Rob Kerby, Senior Editor | 1:56pm Wednesday October 5, 2011
Islam’s most populous nation, Indonesia, is the most diverse nation imaginable — a far-flung archipelego of 13,466 islands where 238 million people speaking 742 languages live in everything from luxurious skyscraper penthouses to squalid cardboard slums, mountainside-hugging bamboo huts and rain-forest tree houses.
The government only recognizes six religions. Census figures show the population is overwhelmingly Muslim at 86.1 percent with 9 percent Christian (Catholic and Protestant combined), 3 percent Hindu, 2 percent Buddhist and 1 percent Confucianist.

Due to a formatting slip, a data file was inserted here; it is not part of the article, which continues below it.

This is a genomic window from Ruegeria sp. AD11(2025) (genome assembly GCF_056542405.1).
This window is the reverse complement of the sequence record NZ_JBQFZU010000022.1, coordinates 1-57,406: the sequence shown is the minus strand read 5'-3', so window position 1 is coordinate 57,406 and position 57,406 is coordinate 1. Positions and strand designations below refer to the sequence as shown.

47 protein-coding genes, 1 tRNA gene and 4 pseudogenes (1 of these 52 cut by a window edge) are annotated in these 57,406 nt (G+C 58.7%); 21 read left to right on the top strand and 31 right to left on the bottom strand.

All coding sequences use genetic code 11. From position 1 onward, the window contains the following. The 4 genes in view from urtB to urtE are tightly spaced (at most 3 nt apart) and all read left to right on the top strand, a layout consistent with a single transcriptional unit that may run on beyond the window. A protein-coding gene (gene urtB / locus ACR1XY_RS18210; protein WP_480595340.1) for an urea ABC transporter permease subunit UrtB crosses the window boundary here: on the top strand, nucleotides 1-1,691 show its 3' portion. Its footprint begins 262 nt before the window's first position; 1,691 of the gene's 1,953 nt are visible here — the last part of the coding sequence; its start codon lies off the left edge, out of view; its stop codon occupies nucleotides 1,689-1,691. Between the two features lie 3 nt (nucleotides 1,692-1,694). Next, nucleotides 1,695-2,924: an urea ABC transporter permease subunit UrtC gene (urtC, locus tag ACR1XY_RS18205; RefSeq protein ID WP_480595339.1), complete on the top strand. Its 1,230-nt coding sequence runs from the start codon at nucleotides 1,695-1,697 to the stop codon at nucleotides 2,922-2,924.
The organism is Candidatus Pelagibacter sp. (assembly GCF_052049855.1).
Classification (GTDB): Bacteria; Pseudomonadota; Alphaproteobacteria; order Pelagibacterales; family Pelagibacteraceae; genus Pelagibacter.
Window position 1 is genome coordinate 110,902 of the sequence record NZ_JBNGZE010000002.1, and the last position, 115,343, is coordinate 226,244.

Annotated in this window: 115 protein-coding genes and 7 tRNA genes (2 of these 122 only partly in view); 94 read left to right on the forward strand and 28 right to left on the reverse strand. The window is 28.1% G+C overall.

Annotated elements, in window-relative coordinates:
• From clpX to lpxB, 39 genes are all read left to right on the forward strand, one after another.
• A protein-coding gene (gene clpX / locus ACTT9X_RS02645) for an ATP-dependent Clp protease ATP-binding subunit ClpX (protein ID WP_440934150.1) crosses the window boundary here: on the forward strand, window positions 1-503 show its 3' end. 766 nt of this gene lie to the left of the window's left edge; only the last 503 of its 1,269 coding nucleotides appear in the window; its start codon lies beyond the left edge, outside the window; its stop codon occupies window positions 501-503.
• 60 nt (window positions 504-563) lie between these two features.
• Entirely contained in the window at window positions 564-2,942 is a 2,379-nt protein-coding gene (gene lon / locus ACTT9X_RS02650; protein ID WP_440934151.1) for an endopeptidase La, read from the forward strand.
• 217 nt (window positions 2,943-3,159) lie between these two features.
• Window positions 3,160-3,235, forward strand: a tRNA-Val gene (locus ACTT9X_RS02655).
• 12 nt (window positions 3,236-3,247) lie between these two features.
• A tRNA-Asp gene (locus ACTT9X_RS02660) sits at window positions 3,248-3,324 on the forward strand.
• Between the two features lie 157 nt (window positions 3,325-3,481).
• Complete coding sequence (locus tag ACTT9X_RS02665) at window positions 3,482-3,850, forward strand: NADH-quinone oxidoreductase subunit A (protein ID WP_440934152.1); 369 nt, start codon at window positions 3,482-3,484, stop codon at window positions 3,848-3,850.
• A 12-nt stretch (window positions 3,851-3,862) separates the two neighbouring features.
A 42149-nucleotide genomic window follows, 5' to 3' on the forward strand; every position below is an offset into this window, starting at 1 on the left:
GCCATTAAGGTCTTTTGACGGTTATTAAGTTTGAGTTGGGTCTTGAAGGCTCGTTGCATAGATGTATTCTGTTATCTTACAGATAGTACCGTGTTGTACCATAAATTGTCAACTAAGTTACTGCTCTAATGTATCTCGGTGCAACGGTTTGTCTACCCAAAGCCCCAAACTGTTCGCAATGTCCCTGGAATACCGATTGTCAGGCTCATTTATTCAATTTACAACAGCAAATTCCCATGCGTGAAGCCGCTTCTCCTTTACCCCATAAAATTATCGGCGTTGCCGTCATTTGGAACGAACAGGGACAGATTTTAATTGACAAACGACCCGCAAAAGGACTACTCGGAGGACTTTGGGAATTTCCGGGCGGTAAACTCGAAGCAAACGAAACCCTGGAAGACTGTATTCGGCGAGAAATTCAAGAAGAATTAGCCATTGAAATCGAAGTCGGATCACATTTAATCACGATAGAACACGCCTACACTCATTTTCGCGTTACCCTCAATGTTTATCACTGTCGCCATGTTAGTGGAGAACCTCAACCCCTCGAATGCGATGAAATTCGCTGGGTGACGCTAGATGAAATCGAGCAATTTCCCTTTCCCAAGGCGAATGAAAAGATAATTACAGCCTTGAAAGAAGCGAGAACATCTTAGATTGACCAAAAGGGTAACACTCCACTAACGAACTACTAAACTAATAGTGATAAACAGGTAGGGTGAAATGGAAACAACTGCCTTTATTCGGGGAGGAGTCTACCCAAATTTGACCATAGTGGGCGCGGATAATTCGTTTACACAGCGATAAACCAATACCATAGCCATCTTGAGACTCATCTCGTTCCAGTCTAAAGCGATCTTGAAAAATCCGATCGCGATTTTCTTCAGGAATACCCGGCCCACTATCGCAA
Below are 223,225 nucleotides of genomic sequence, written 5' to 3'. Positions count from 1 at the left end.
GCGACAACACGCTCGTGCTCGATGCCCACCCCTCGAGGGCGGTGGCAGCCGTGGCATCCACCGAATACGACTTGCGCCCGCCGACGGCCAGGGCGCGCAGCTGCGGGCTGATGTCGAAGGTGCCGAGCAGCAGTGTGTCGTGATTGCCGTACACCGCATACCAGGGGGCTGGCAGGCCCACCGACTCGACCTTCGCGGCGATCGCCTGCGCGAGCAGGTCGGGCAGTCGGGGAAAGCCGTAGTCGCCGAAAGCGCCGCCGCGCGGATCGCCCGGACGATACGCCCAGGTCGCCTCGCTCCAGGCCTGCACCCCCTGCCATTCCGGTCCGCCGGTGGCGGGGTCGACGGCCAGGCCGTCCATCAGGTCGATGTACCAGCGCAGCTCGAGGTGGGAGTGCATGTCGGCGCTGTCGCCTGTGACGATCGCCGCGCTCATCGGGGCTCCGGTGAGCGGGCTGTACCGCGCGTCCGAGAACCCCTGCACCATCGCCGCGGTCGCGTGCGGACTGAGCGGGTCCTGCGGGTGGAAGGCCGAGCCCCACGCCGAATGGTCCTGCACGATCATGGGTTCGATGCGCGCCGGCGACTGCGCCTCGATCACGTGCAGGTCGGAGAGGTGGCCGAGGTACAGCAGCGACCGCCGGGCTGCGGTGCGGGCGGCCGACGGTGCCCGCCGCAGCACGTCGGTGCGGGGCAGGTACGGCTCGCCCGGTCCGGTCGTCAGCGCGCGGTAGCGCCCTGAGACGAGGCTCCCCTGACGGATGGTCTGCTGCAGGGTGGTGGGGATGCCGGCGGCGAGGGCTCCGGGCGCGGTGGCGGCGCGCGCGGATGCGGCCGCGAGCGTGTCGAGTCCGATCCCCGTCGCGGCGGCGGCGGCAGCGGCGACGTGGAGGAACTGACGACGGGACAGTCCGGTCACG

And while freedom of religion is guaranteed by the national constitution, the minority religions complain of an official bias toward Islam, write university professors Moh Yasir Alimi and Salim H. Ali in separate articles in the Jakarta Post and the International Herald Tribune.
“Four men, traumatized, terrorized and stigmatized, sat in a Jakarta apartment and described to me how they were almost killed by a Muslim mob earlier this year,” writes Benedict Rogers of the London-based human rights organization Christian Solidarity Worldwide in a guest column in the Wall Street Journal: